Wells Fargo, Don't Evict Vet and his Children Before Christmas!My name is Joseph Martinez. I am a United States military veteran, and a single parent of Phillip and Joseph Jr, aged 11 and 4. The Rochester City Marshal has informed me that I will be forcibly evicted from my home as early as December 9th. On April 1, 2014, I signed a year lease for 189 Alameda Street. Approximately two months ago, I found out that the house I live in was being foreclosed. Despite presenting a copy of my lease to Wells Fargo, I was informed that the bank would be trying to evict me on December 8, and they wanted me to pack up and leave. Not honoring my lease is in direct violation of the Protecting Tenants at Foreclosure Act of 2009. For me, having a stable home in a positive environment is crucial for raising my children. Having to move would surely create instability. In addition, being so close to Christmas will add additional stress both financially, physically and emotionally. As a veteran I would expect Wells Fargo to be understanding and support me in my wish to stay at least to the end of the lease. I chose Alameda Street because of the proximity to an excellent school with a great sports program where my son, Phillip, can thrive. One month ago I was given sole custody of Phillip, and being able to provide a stable environment for him was one of the deciding factors for the judge. It would be unfair to my son to have to pack up three weeks before Christmas with no home to move into. I am asking Wells Fargo to call off the eviction and negotiate with me so that my sons and I have a place to live for Christmas and beyond. If they will not grant my request, I will be working to peacefully defend my home with the help of Take Back the Land Rochester and other members in my community.908 of 1,000 SignaturesCreated by Julie Gelfand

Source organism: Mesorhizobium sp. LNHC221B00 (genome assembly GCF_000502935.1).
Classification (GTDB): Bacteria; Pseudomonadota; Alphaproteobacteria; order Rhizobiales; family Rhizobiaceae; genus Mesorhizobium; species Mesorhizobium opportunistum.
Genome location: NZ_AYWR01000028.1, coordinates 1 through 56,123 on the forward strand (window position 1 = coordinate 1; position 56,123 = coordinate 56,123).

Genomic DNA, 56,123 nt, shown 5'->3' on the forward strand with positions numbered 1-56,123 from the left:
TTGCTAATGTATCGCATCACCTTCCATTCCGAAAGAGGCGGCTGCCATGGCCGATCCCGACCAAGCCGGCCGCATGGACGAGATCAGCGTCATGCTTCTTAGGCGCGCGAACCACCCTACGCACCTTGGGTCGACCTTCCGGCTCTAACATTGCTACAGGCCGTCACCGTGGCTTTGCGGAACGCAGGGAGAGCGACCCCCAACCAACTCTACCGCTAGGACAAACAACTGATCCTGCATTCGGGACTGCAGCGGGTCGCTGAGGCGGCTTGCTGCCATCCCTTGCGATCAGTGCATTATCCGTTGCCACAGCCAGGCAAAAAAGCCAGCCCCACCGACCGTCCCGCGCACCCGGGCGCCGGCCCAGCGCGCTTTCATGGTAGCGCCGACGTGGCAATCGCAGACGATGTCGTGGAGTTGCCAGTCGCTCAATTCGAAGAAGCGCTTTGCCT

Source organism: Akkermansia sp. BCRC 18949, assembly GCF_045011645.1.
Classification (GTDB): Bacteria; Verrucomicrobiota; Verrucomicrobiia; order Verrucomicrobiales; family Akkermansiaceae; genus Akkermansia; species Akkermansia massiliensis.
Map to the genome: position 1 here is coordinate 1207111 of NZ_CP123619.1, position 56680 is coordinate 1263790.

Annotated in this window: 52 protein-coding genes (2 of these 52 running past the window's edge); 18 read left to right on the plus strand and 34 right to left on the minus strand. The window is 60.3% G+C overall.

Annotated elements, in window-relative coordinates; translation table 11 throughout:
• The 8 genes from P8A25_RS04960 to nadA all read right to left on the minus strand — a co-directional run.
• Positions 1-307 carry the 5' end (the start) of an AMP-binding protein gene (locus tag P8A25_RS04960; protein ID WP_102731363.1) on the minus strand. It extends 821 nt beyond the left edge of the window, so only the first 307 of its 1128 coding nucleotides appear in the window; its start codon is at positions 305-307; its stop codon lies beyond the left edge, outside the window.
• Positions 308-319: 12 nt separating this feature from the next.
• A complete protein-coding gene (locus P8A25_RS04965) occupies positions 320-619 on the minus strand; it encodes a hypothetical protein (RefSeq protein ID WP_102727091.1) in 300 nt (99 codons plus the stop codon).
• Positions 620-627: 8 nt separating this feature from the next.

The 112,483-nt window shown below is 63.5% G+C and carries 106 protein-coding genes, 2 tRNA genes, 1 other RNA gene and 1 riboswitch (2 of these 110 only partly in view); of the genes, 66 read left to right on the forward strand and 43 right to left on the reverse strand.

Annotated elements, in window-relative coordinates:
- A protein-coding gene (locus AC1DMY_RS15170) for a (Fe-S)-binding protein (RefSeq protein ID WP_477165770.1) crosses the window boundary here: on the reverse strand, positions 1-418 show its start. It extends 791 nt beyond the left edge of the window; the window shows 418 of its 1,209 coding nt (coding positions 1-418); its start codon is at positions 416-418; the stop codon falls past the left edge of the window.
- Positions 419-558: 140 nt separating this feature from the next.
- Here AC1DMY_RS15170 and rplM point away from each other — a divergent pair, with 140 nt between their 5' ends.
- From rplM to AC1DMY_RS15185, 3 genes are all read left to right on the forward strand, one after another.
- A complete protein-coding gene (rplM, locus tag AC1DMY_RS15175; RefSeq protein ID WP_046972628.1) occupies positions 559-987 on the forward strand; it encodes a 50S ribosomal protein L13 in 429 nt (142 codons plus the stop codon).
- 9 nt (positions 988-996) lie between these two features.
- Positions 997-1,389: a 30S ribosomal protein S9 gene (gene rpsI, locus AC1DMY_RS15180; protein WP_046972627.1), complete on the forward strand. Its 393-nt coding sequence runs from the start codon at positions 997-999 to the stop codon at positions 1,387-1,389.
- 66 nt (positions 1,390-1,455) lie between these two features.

Wells Fargo: Don't Evict George Douglass from his home!My name is George Douglass. When my wife and I purchased a home in Rochester, NY in February 2008, it was a dream come true. It was to be a haven of stability and security. Yet that dream has now turned into a nightmare. Despite my best efforts, despite ill health, and despite my ability to make payments, Wells Fargo has foreclosed on my home and an order of eviction is in effect. In 2008, my wife and I were both employed by the Hyatt Regency Rochester Hotel where I had been working for eleven years. She was also attending nursing school and we were raising two children. Our lives seemed stable and the future bright. Then in May 2009, like so many others after the banks brought the economy down, I lost my job due to cut backs. I was able to get unemployment and a temporary job that lasted six months, but hard times took their toll. Shortly after the job ended, my wife and I divorced and she moved out of the house. My health declined, the unemployment checks ended, and my wife was no longer there to help pay the bills. Now in my 50's and suffering from health issues, finding employment was a challenge. Looking at hard times ahead, I applied for a loan modification. Nothing came through. I was diagnosed with type II diabetes, severe hypertension, high cholesterol, congestive heart failure, and pulmonary sarcoidosis (the autoimmune disease that contributed to the deaths of Reggie White and Bernie Mac). After bureaucratic delays, I was finally approved for disability. In May 2011 Wells Fargo took over my mortgage and made no effort to work out a plan with me. Only one month later, they opted to aggressively foreclose on my home with the help of the now disgraced N.Y. foreclosure mill attorney Steven J. Baum. Wells Fargo went through hard times, too, but when they were struggling, they received massive bailouts from U.S. treasury, totaling up to $50 billion. Even though my home is on the line, I am not asking for a bailout. I am just asking Wells Fargo to allow me to continue to pay a fair monthly amount so I can remain in my home. I believe this to be both a moral question and an issue of justice. Houses all over Rochester lay vacant and in disrepair due to unjust foreclosures. I will remain in my home. I am asking Wells Fargo to withdrawn the eviction, and am working with Take Back the Land Rochester to launch a public campaign to shine light on Wells Fargo’s unjust practices. I join with them to oppose the mass evictions being carried out after foreclosure by the banks, causing untold suffering to thousands of people and dragging down our communities.279 of 300 SignaturesCreated by Ryan Acuff